(And even those just questioning)

Fortunately, the role of therapy for gay, lesbian, bisexual, and transgender persons (sexual minorities) has undergone a
revolution in modern times. In the past, persons from sexual minorities were suspicious of therapists - and for good
reason! Often, the goal of therapy was to help “sexual deviants” become more healthy, happy, adaptive heterosexuals. While a few therapists still support these goals, called “reparative therapy”, most mental health professionals deem them damaging and unethical.

Same-sex attraction has been removed from the official list of psychiatric illnesses: It is neither an illness, nor a deficiency or weakness. Still, knowing this doesn’t make the road an easy one. Questioning one’s own sexuality can be an overwhelming and frightening process. Many begin this endeavor early in life, with distant recollections of “always feeling different.” Still others are somewhat surprised and distressed to first recognize these feelings well into adult life. Developing a solid self-esteem and positive relationships can be a struggle. Fortunately, this work doesn’t have to happen alone.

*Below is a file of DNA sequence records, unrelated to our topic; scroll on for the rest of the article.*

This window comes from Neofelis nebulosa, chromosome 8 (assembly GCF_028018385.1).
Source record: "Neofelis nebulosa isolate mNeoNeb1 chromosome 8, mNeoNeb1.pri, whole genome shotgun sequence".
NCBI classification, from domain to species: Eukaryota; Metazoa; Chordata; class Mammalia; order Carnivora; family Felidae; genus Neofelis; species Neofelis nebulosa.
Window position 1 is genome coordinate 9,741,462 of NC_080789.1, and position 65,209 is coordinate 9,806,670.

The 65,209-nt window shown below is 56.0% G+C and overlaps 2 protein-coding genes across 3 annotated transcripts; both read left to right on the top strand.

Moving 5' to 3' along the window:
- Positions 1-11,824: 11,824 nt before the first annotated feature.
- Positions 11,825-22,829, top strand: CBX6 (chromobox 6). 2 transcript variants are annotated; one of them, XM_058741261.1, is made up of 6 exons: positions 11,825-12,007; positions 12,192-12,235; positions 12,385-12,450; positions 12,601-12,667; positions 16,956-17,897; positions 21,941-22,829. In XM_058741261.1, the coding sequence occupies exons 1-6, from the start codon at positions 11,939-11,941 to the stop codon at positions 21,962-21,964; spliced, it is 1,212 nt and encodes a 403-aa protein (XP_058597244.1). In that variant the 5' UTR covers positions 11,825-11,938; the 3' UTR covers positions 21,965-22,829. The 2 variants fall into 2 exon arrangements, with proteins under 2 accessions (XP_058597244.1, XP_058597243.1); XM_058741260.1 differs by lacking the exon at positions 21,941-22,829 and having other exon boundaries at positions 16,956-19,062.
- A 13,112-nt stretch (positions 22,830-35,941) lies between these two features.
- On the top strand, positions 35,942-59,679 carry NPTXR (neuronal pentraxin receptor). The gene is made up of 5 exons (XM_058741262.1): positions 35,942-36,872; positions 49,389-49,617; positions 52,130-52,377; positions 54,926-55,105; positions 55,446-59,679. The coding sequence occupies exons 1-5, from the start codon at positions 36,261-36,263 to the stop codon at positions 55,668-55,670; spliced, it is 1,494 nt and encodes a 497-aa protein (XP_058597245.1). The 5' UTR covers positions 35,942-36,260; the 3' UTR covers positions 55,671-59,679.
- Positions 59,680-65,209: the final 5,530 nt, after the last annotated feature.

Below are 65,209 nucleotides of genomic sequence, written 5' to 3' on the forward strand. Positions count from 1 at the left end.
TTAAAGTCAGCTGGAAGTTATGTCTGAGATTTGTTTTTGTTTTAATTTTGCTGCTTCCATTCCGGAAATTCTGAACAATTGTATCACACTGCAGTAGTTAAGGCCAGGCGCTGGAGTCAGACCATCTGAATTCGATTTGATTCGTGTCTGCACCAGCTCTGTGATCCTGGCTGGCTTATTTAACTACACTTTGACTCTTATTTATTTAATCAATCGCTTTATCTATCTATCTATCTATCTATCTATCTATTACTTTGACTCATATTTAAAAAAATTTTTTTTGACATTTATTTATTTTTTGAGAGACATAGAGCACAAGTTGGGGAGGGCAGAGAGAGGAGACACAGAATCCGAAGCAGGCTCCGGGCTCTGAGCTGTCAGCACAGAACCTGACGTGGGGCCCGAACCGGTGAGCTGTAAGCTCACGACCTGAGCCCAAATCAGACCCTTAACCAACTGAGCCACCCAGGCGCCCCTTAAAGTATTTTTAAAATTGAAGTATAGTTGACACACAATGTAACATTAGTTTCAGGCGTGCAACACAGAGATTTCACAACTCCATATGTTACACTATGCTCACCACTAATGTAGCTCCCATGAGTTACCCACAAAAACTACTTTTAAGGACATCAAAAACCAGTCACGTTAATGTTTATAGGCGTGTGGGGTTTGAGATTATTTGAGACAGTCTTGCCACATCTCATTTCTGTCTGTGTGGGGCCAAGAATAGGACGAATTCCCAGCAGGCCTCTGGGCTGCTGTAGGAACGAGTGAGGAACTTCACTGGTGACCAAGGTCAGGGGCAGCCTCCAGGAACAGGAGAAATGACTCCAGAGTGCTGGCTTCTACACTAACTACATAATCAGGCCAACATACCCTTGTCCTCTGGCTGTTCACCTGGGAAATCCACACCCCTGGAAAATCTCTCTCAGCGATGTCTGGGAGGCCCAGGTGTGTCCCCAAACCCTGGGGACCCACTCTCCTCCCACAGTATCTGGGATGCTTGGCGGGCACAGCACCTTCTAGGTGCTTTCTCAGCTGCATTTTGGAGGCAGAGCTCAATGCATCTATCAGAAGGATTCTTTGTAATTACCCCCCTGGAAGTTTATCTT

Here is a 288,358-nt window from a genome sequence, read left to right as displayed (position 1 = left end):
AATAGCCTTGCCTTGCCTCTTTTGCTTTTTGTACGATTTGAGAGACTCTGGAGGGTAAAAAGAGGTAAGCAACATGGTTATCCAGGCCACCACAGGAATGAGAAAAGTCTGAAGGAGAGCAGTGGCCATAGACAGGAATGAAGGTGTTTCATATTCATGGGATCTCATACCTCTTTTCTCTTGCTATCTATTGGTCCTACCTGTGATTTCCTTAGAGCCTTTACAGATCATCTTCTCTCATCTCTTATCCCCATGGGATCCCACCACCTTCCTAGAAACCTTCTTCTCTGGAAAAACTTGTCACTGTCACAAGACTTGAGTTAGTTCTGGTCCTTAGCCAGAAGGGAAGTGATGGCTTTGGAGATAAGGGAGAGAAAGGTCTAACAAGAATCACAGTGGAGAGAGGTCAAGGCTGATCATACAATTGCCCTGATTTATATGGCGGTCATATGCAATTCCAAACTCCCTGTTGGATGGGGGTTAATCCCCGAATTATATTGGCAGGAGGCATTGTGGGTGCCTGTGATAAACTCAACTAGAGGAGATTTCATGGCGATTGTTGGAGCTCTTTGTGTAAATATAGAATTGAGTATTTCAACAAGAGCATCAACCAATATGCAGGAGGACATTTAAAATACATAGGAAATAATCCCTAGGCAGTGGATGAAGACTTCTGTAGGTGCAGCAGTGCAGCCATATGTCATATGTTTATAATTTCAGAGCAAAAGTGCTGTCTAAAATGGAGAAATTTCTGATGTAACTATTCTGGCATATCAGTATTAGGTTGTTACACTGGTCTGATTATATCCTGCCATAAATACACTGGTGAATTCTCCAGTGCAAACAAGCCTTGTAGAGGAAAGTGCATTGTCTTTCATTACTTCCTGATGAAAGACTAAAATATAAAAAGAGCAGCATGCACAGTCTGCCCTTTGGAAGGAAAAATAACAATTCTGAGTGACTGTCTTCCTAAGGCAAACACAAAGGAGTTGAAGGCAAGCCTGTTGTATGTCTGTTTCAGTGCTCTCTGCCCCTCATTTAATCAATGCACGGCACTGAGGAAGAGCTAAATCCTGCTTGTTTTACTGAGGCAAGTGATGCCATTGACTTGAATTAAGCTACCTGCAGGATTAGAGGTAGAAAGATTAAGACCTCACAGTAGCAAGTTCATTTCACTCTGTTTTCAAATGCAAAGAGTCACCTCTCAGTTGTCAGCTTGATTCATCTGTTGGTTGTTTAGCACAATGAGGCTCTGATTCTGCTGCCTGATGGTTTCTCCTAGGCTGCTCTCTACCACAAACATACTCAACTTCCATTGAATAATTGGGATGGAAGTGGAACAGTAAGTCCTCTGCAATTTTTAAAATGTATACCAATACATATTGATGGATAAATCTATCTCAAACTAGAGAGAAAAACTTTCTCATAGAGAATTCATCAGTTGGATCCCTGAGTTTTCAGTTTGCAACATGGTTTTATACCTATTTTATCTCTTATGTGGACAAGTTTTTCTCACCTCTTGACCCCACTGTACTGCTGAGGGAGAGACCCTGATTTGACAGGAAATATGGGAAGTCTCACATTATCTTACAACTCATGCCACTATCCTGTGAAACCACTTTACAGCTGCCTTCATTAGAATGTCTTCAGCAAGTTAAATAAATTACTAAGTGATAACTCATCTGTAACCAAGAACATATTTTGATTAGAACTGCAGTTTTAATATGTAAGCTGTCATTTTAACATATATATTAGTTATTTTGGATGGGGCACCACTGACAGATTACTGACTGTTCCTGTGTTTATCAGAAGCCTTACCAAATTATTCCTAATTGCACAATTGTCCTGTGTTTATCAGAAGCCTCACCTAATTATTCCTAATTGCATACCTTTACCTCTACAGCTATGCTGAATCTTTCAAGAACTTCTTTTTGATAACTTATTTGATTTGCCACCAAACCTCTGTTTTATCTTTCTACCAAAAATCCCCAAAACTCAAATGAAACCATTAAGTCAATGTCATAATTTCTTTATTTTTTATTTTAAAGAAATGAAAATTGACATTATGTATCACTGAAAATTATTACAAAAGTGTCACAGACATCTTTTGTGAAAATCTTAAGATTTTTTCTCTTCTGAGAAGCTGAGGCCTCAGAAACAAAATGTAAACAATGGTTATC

The American Psychological Association has proposed guidelines for therapy with sexual minorities. These recommendations are vast in scope and underscore the importance of “affirmative” therapy. Affirmative therapy views non-heterosexual persons as developmentally natural, normal, and healthy. Much of the struggle comes in recognizing the difficulties of existing in a heterosexual world with its heterosexual norms and expectations. A mere “openness” on the part of a therapist may be insufficient to address the multitude of specific issues faced by sexual minorities (or even those just questioning).

Specific and unique issues in therapy may include: dating, sexual relationships, social relationships, family, parenting, prejudice, shame, secrecy, health, drugs and alcohol, cultural norms, values, beliefs, violence, career, spirituality, etc. Additional specific considerations should be given to sexual minorities who also represent youth, older adults, persons with disabilities, or one or more other minority groups. The role of therapy for sexual minorities is undeniably clear: to understand, care, and help - not to judge, blame, and control.

For more on this therapist and other articles, go to http://www.therapylinx.com.

Author's Bio: 

Tony Miles, Ph.D.
TMilesPHD@aol.com
Licensed Psychologist
Denver, CO 802
720-205-9752 - Office